Characterization of rat iodothyronine sulfotransferases.
Sulfation appears to be an important pathway for the reversible inactivation of thyroid hormone during fetal development. The rat is an often used animal model to study the regulation of fetal thyroid hormone status. The present study was done to determine which sulfotransferases (SULTs) are important for iodothyronine sulfation in the rat, using radioactive T4, T3, rT3, and 3,3'-T2 as substrates, 3'-phosphoadenosine-5'-phosphosulfate (PAPS) as cofactor, and rat liver, kidney and brain cytosol, and recombinant rat SULT1A1, -1B1, -1C1, -1E1, -2A1, -2A2, and -2A3 as enzymes. Recombinant rat SULT1A1, -1E1, -2A1, -2A2, and -2A3 failed to catalyze iodothyronine sulfation. For all tissue SULTs and for rSULT1B1 and rSULT1C1, 3,3'-T2 was by far the preferred substrate. Apparent Km values for 3,3'-T2 amounted to 1.9 microM in male liver, 4.4 microM in female liver, 0.76 microM in male kidney, 0.23 microM in male brain, 7.7 microM for SULT1B1, and 0.62 microM for SULT1C1, whereas apparent Km values for PAPS showed less variation (2.0-6.9 microM). Sulfation of 3,3'-T2 was inhibited dose dependently by other iodothyronines, with similar structure-activity relationships for most enzymes except for the SULT activity in rat brain. The apparent Km values of 3,3'-T2 in liver cytosol were between those determined for SULT1B1 and -1C1, supporting the importance of these enzymes for the sulfation of iodothyronines in rat liver, with a greater contribution of SULT1C1 in male than in female rat liver. The results further suggest that rSULT1C1 also contributes to iodothyronine sulfation in rat kidney, whereas other, yet-unidentified forms appear more important for the sulfation of thyroid hormone in rat brain.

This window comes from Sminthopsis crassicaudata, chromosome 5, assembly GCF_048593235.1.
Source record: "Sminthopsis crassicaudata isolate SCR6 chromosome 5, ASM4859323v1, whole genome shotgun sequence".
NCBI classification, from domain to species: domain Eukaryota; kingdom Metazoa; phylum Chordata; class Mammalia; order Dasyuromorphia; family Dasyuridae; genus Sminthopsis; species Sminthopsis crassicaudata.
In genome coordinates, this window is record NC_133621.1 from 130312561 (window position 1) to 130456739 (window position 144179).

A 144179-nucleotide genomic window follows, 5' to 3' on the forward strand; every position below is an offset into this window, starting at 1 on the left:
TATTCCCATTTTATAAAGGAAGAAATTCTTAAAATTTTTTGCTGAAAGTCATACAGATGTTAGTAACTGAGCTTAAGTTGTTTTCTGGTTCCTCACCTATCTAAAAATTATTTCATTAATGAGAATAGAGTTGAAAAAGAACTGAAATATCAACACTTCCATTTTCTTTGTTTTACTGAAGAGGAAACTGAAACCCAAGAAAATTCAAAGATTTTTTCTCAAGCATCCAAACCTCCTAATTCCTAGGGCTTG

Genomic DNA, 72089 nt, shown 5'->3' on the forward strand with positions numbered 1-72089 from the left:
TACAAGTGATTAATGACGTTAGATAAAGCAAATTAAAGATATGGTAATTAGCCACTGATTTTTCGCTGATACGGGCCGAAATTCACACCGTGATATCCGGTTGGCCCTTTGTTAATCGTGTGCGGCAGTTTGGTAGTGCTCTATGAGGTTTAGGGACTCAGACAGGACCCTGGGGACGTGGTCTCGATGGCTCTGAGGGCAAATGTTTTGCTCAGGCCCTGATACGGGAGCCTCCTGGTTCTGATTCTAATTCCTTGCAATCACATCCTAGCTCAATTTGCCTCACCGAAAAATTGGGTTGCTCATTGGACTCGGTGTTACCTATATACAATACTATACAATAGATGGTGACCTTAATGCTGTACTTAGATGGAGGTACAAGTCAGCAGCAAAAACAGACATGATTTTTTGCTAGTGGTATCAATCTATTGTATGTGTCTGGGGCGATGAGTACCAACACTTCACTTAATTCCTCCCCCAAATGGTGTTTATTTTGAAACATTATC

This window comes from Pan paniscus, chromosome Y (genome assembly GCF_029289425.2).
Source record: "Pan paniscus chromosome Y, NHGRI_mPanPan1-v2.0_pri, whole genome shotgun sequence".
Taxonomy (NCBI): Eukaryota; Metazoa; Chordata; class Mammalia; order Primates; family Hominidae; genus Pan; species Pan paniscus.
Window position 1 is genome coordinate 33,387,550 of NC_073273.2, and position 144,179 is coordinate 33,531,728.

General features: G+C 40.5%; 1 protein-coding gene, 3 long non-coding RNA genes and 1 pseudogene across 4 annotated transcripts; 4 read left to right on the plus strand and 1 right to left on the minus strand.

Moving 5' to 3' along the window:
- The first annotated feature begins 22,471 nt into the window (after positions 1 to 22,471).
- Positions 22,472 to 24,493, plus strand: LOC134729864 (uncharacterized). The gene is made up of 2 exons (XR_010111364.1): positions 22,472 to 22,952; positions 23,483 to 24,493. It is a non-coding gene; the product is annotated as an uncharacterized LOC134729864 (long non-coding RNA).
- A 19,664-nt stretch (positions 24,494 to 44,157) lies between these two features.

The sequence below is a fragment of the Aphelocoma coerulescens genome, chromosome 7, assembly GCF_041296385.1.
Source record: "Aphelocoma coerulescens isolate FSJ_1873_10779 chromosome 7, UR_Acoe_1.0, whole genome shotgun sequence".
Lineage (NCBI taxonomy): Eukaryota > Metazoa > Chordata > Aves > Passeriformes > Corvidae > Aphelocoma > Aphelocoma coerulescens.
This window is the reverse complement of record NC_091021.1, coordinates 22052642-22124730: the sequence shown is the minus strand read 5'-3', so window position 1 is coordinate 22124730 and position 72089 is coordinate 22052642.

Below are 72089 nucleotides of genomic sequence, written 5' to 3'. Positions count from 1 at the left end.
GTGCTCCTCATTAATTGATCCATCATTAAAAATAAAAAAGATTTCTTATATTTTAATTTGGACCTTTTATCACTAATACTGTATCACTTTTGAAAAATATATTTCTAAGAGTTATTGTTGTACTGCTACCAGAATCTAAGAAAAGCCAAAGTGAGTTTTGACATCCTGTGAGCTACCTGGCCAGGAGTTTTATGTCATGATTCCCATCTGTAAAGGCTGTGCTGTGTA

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|American Journal of Physiology: Endocrinology and Metabolism|
|Organisation||Erasmus MC: University Medical Center Rotterdam|
Kester, M.H.A, Kaptein, E, Roest, T.J, van Dijk, C.H, Tibboel, D, Meinl, W, … Visser, T.J. (2003). Characterization of rat iodothyronine sulfotransferases. American Journal of Physiology: Endocrinology and Metabolism, 592–598. doi:10.1152/ajpendo.00046.2003